In this post I'm going to show a feature out of many that you can use if you have a Cisco MSE with wIPS enabled service in your WLAN. MSE has been there for a while, but in my experience very few people make use of it.
Just as a brief introduction MSE is Cisco Mobility Service Engine that can be deployed as a physical or virtual appliance, depending on how you size it you may be able to support up to 5,000 Access Points. Unlike the IDS signature based service available natively in the cisco controllers, wIPS works based on behavior or by adjusting thresholds for each of the attacks it can detect.
MSE/wIPS can detect a lot of attacks including Fake AP, Honeypot AP, bad EAP-TLS frames, DoS attackes, Asleap, Queensland attack, and many others. For the sake of this example, since it may take me longer to replicate some of the attacks, I will show the results of the Honeypot AP attack, however I'm also enabling a feature on the controller and Cisco Prime that many people don't use, maybe because they don't know it is possible, that is switch port tracing for rogue APs (Cisco Prime) and RLDP (Rogue Location Discovery Protocol-WLC).
In order to use wIPS you need to have compatible APs and use one of these two options: convert your AP to monitor mode or with an AP in local mode, change the sub-mode to wIPS, this last one is called Enhanced Local Mode (ELM), you may need a special license for this one.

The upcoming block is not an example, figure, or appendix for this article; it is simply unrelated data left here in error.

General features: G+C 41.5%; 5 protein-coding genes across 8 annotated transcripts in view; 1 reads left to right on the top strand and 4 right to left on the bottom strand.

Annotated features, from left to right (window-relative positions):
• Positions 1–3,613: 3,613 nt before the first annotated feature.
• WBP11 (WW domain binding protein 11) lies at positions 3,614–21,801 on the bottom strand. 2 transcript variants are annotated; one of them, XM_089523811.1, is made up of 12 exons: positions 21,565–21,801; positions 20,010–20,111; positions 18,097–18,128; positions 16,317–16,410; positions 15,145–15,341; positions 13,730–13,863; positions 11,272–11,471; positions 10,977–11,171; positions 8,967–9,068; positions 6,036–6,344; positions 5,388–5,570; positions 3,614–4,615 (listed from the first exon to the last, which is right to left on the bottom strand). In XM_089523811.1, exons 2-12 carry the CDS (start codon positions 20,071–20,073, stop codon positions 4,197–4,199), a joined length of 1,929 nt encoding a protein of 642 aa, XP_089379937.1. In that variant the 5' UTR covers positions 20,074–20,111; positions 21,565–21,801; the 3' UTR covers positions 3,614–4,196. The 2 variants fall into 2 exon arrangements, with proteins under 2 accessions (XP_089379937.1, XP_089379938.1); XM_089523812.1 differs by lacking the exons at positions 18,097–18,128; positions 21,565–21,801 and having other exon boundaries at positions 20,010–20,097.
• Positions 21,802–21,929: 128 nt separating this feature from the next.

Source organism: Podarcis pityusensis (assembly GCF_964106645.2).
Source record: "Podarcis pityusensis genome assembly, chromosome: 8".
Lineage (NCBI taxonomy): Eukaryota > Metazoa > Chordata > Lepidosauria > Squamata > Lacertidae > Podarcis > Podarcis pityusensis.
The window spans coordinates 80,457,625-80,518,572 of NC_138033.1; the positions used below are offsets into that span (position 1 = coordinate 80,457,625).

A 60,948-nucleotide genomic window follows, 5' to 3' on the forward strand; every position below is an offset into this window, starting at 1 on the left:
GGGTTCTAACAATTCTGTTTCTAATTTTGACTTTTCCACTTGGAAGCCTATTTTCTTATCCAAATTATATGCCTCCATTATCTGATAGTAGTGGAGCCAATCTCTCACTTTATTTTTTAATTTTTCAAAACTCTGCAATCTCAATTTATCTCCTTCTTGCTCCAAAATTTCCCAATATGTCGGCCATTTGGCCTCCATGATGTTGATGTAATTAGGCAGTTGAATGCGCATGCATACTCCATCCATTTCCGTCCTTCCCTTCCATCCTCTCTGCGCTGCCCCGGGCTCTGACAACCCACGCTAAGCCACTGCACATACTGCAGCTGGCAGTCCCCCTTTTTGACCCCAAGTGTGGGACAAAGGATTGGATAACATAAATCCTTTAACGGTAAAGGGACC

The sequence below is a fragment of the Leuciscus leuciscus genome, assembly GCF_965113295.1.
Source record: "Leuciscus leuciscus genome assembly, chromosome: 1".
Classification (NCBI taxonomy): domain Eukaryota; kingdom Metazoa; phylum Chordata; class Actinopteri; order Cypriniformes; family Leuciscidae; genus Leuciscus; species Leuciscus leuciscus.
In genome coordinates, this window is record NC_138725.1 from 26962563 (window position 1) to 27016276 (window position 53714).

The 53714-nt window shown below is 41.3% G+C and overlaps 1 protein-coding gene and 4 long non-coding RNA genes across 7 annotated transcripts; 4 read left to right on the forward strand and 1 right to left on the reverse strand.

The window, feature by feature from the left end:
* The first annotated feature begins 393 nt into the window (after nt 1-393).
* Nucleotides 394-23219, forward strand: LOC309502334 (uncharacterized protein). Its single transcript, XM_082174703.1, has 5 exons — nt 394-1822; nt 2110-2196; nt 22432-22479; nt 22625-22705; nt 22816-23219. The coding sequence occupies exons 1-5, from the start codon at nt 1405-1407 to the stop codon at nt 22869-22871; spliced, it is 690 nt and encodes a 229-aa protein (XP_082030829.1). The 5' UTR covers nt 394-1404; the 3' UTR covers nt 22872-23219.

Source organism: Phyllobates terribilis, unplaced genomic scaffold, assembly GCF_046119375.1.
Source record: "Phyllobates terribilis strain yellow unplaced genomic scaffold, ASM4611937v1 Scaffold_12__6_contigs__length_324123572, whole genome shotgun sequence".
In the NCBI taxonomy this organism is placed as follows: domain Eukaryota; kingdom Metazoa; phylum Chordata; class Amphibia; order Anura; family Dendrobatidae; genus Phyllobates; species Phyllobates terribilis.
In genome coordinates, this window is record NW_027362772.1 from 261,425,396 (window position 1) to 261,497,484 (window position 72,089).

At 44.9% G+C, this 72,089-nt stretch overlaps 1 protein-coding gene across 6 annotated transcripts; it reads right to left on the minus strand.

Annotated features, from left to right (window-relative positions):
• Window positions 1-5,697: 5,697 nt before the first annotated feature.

Of course you will need the MSE with wIPS service running (properly licensed for the number of APs), a cisco controller and Cisco Prime. This labwas done with WLC v 188.8.131.52, CPI 184.108.40.206.132 and MSE 220.127.116.11.
So, the goal is to detect the Honeypot alert in the WLC and to detect or trace the port where that rogue AP is connected to. As a side note, you need to add you switches to Prime as well, with the right RW SNMP community.
Internal SSID: GT (WPA2-PSJ)
Honeypot SSID: GT (Open)
The idea of a Honeypot AP, which is basically a rogue AP is to make client devices to connect to tha roghe AP so the attacker can get all the traffic.
Even though you can enable most of the attacks in MSE/wIPS, I only enable few of them including the honeypot AP as shown here:
After applying the wIPS profile to the controller, converting my AP to ELM and I connected to my switch an autonomous AP to act as a rogue, I was able to detect the honeypot AP alarm in the controller right after.
If you go to Prime you should be able to see the alarm about the Rogue AP, but pay attention to the following details, basically the internal AP connects to the Honeypot AP and if it finds its way back to the controllers, that means the rogue AP is in the network. This work because I had all my equipment in one vlan, in order to detect rogues in multiple vlans, you might need to install an AP in Rogue detector mode, which is basically an AP that turns its radios off and scan all vlans through its trunk port.
Here is another view on Cisco Prime Maps of the rogue AP.
So, here is the exciting and interesting thing, since Prime was able to detect the port where that rogue is connected to, you can pretty much disable the port from Prime and even add a port description, that will show as well if you SSH into the switch:
And here is the final result, the description was added to the port, the port was shutdown and any communication to that rogue AP was broken.
You can re-enable the port back up again from Prime, if you don't want to do it directly from the switch.